US visa applicants will now have to hand over their social media handles for greater scrutiny of their applications. The US Department of State announced that people will now need to volunteer their social media handles, email addresses, and phone numbers going back five years as part of their visa application process.
BBC reports that people visiting the US or planning to study there will need to provide social media information, but some diplomats and officials won’t.
Around 15 million people—including non-immigrants—will be subject to the Trump administration’s “extreme vetting” proposal that he signed into policy in 2017.
This policy was attached to the anti-immigration rhetoric that has become foundational for Trump. His administration has consistently said it supports “legal” immigration—implying documented applicants who come in through official channels.
This social media “extreme vetting policy” is an arm of that same rhetoric and aims to weed out “terrorist sentiment or activity”, said a state department official.
Major changes to the US immigration system
Other than social media surveillance, the US announced another major change to the US immigration system. Calling it a pivot away from “family-based” migration and to “skills-based” migration, the Trump administration introduced a point-based system for alloting visas.
This policy has two key parts: constructing the 346-kilometre long border wall that has been the subject of a government shutdown and a point-based visa allotment.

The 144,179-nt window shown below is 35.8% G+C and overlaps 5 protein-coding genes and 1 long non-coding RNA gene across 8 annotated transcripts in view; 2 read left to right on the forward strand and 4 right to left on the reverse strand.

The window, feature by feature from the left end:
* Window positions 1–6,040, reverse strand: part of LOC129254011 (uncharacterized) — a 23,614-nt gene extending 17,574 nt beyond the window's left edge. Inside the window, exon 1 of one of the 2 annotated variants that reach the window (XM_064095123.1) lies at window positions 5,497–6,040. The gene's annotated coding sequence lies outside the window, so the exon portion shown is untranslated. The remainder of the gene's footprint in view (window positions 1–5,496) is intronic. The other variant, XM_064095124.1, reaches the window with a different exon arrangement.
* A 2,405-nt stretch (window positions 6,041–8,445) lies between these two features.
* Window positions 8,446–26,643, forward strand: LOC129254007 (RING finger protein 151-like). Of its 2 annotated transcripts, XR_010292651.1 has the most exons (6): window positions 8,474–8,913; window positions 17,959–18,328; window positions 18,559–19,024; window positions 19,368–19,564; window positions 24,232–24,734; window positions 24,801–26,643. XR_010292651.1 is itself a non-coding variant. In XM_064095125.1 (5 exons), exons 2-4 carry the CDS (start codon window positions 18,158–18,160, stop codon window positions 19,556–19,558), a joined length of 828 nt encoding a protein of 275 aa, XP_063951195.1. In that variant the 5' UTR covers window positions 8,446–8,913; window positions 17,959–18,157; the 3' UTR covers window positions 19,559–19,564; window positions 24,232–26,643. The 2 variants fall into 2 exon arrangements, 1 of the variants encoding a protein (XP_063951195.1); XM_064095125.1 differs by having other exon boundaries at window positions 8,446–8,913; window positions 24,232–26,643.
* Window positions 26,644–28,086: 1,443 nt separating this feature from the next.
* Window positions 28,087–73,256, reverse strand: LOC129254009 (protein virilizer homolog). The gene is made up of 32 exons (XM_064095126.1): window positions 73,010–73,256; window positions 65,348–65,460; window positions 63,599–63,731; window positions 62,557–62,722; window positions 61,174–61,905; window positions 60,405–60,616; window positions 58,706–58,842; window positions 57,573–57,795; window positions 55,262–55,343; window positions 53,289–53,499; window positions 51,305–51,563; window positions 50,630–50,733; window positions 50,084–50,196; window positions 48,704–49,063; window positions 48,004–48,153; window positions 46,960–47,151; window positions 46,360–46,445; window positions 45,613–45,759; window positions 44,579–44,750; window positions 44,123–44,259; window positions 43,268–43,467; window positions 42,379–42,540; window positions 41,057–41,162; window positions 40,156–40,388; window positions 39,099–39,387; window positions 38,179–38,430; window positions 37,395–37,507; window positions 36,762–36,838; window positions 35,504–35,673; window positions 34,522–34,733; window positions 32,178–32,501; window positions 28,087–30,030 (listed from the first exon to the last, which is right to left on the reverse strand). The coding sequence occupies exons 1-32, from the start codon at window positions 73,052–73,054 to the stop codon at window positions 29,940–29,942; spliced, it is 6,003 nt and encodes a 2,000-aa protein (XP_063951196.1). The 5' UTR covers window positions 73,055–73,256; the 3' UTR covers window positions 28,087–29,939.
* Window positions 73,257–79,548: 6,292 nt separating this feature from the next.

Visa applicants will be awarded points on their language proficiency and educational qualifications, and those with the most points will be more likely to get a visa. This policy is unlike the previous one where people were more likely to migrate to the US if they had family members living there.
This new policy reads somewhat like Canada’s Express Entry, a permanent residency application that is also point-based.
Although DACA has been a divisive issue, Trump’s new immigration policy does not address Dreamers or people covered the Deferred Action for Childhood Arrivals (DACA) programme that allows children of undocumented immigrants to remain in the country if they meet certain conditions.
Trump’s new changes will not result in increased visa approvals—the 1.1 million cap on green cards will remain the same. Moreover, the point-based system and social media surveillance could impact the high volume of visa applications from Indian nationals.
The process is likely to become more time-consuming and cumbersome, putting pressure on applicants like employees and students who need to adhere to arrival deadlines set by their college or place of work. However, lying about social media presence or declining to provide the required information is also not an option, because those who do might face “serious immigration consequences”, said an official from the state department.
The US is also dealing with a large backlog of green card applications, so these changes might be slow to implement, resulting in a number of confused applicants in the meantime.
Is social media surveillance effective for visa applicants?
The American Civil Liberties Union (ACLU) had disagreed with the proposal when it was first introduced in 2018. It had said that social media surveillance was problematic because it created a culture of censorship and opened minorities up to targeted discrimination and racial profiling.
In January, the ACLU sued the US federal government for this very policy. “Social media surveillance feeds the discriminatory real world targeting of Black people, immigrants, religious minority communities, and political dissidents. It’s unacceptable for the government to withhold details about this domestic spying,” said the ACLU.
The body also said that there is no evidence that social media monitoring is fair or effective.
Rhea Arora is a Staff Writer at Qrius